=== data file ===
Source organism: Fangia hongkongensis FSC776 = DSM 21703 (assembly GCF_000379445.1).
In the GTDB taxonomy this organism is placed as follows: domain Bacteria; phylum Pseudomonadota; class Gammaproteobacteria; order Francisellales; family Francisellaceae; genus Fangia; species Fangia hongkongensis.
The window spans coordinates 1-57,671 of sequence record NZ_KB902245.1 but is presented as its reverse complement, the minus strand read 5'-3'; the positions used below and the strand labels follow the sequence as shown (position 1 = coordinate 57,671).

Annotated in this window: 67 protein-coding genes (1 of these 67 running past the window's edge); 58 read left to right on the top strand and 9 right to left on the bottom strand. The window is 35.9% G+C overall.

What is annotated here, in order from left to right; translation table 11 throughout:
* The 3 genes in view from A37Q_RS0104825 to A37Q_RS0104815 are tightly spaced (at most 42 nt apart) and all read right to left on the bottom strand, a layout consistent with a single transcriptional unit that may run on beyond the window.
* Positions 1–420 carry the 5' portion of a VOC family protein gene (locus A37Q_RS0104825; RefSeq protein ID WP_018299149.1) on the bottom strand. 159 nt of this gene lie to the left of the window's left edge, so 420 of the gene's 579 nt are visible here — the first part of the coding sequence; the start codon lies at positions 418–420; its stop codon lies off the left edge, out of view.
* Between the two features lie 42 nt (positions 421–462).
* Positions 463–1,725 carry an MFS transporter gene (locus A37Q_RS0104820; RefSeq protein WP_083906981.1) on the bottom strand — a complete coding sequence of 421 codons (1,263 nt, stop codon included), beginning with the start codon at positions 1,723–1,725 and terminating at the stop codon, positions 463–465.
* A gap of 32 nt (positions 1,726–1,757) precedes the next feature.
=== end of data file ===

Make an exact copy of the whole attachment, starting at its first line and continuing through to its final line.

Source organism: Fangia hongkongensis FSC776 = DSM 21703 (assembly GCF_000379445.1).
In the GTDB taxonomy this organism is placed as follows: domain Bacteria; phylum Pseudomonadota; class Gammaproteobacteria; order Francisellales; family Francisellaceae; genus Fangia; species Fangia hongkongensis.
The window spans coordinates 1-57,671 of sequence record NZ_KB902245.1 but is presented as its reverse complement, the minus strand read 5'-3'; the positions used below and the strand labels follow the sequence as shown (position 1 = coordinate 57,671).

Annotated in this window: 67 protein-coding genes (1 of these 67 running past the window's edge); 58 read left to right on the top strand and 9 right to left on the bottom strand. The window is 35.9% G+C overall.

What is annotated here, in order from left to right; translation table 11 throughout:
* The 3 genes in view from A37Q_RS0104825 to A37Q_RS0104815 are tightly spaced (at most 42 nt apart) and all read right to left on the bottom strand, a layout consistent with a single transcriptional unit that may run on beyond the window.
* Positions 1–420 carry the 5' portion of a VOC family protein gene (locus A37Q_RS0104825; RefSeq protein ID WP_018299149.1) on the bottom strand. 159 nt of this gene lie to the left of the window's left edge, so 420 of the gene's 579 nt are visible here — the first part of the coding sequence; the start codon lies at positions 418–420; its stop codon lies off the left edge, out of view.
* Between the two features lie 42 nt (positions 421–462).
* Positions 463–1,725 carry an MFS transporter gene (locus A37Q_RS0104820; RefSeq protein WP_083906981.1) on the bottom strand — a complete coding sequence of 421 codons (1,263 nt, stop codon included), beginning with the start codon at positions 1,723–1,725 and terminating at the stop codon, positions 463–465.
* A gap of 32 nt (positions 1,726–1,757) precedes the next feature.